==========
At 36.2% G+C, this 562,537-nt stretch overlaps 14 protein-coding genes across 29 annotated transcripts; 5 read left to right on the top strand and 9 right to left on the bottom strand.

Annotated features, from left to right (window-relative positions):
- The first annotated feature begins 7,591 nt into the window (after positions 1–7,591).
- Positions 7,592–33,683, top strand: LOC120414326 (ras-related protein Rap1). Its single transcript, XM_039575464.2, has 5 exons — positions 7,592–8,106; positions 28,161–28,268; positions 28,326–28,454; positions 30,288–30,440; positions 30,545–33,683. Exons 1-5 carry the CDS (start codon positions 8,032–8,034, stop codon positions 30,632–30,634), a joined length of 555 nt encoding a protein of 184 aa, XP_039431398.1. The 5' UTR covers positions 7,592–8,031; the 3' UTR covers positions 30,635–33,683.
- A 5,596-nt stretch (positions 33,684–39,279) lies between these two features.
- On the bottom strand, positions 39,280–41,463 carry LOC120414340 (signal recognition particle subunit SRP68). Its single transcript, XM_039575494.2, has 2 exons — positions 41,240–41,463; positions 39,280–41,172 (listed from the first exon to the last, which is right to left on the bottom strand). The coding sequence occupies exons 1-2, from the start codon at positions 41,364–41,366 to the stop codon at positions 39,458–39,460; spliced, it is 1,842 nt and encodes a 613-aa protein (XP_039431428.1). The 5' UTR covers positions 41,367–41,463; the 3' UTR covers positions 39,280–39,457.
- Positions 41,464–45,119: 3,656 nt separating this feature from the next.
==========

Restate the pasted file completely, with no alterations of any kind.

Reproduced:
At 36.2% G+C, this 562,537-nt stretch overlaps 14 protein-coding genes across 29 annotated transcripts; 5 read left to right on the top strand and 9 right to left on the bottom strand.

Annotated features, from left to right (window-relative positions):
- The first annotated feature begins 7,591 nt into the window (after positions 1–7,591).
- Positions 7,592–33,683, top strand: LOC120414326 (ras-related protein Rap1). Its single transcript, XM_039575464.2, has 5 exons — positions 7,592–8,106; positions 28,161–28,268; positions 28,326–28,454; positions 30,288–30,440; positions 30,545–33,683. Exons 1-5 carry the CDS (start codon positions 8,032–8,034, stop codon positions 30,632–30,634), a joined length of 555 nt encoding a protein of 184 aa, XP_039431398.1. The 5' UTR covers positions 7,592–8,031; the 3' UTR covers positions 30,635–33,683.
- A 5,596-nt stretch (positions 33,684–39,279) lies between these two features.
- On the bottom strand, positions 39,280–41,463 carry LOC120414340 (signal recognition particle subunit SRP68). Its single transcript, XM_039575494.2, has 2 exons — positions 41,240–41,463; positions 39,280–41,172 (listed from the first exon to the last, which is right to left on the bottom strand). The coding sequence occupies exons 1-2, from the start codon at positions 41,364–41,366 to the stop codon at positions 39,458–39,460; spliced, it is 1,842 nt and encodes a 613-aa protein (XP_039431428.1). The 5' UTR covers positions 41,367–41,463; the 3' UTR covers positions 39,280–39,457.
- Positions 41,464–45,119: 3,656 nt separating this feature from the next.